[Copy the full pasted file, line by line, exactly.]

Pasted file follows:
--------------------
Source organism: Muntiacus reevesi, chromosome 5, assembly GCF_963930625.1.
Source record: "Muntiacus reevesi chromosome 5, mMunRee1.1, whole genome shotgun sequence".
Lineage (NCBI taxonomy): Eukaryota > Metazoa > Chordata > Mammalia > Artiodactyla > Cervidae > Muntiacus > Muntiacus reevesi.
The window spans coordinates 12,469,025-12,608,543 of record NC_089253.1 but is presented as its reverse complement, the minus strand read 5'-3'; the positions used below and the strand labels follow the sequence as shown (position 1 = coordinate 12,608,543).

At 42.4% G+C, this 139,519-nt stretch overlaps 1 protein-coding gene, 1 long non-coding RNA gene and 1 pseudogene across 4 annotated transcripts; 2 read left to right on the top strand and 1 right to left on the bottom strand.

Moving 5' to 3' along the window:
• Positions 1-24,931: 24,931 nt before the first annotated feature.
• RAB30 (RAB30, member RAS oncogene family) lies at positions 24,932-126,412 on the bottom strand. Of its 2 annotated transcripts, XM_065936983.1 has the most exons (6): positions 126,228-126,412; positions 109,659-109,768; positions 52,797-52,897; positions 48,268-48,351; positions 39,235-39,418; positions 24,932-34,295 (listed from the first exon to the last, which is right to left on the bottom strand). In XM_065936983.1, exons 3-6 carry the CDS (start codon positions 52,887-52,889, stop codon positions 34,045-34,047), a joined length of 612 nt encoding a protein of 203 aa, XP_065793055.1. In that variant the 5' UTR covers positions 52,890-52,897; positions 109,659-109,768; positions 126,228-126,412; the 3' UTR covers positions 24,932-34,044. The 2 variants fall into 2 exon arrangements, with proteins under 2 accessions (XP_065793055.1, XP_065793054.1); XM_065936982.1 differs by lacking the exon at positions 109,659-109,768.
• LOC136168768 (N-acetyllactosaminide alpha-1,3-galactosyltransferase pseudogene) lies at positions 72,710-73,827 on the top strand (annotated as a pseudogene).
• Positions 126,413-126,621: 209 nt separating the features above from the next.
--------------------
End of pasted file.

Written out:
Source organism: Muntiacus reevesi, chromosome 5, assembly GCF_963930625.1.
Source record: "Muntiacus reevesi chromosome 5, mMunRee1.1, whole genome shotgun sequence".
Lineage (NCBI taxonomy): Eukaryota > Metazoa > Chordata > Mammalia > Artiodactyla > Cervidae > Muntiacus > Muntiacus reevesi.
The window spans coordinates 12,469,025-12,608,543 of record NC_089253.1 but is presented as its reverse complement, the minus strand read 5'-3'; the positions used below and the strand labels follow the sequence as shown (position 1 = coordinate 12,608,543).

At 42.4% G+C, this 139,519-nt stretch overlaps 1 protein-coding gene, 1 long non-coding RNA gene and 1 pseudogene across 4 annotated transcripts; 2 read left to right on the top strand and 1 right to left on the bottom strand.

Moving 5' to 3' along the window:
• Positions 1-24,931: 24,931 nt before the first annotated feature.
• RAB30 (RAB30, member RAS oncogene family) lies at positions 24,932-126,412 on the bottom strand. Of its 2 annotated transcripts, XM_065936983.1 has the most exons (6): positions 126,228-126,412; positions 109,659-109,768; positions 52,797-52,897; positions 48,268-48,351; positions 39,235-39,418; positions 24,932-34,295 (listed from the first exon to the last, which is right to left on the bottom strand). In XM_065936983.1, exons 3-6 carry the CDS (start codon positions 52,887-52,889, stop codon positions 34,045-34,047), a joined length of 612 nt encoding a protein of 203 aa, XP_065793055.1. In that variant the 5' UTR covers positions 52,890-52,897; positions 109,659-109,768; positions 126,228-126,412; the 3' UTR covers positions 24,932-34,044. The 2 variants fall into 2 exon arrangements, with proteins under 2 accessions (XP_065793055.1, XP_065793054.1); XM_065936982.1 differs by lacking the exon at positions 109,659-109,768.
• LOC136168768 (N-acetyllactosaminide alpha-1,3-galactosyltransferase pseudogene) lies at positions 72,710-73,827 on the top strand (annotated as a pseudogene).
• Positions 126,413-126,621: 209 nt separating the features above from the next.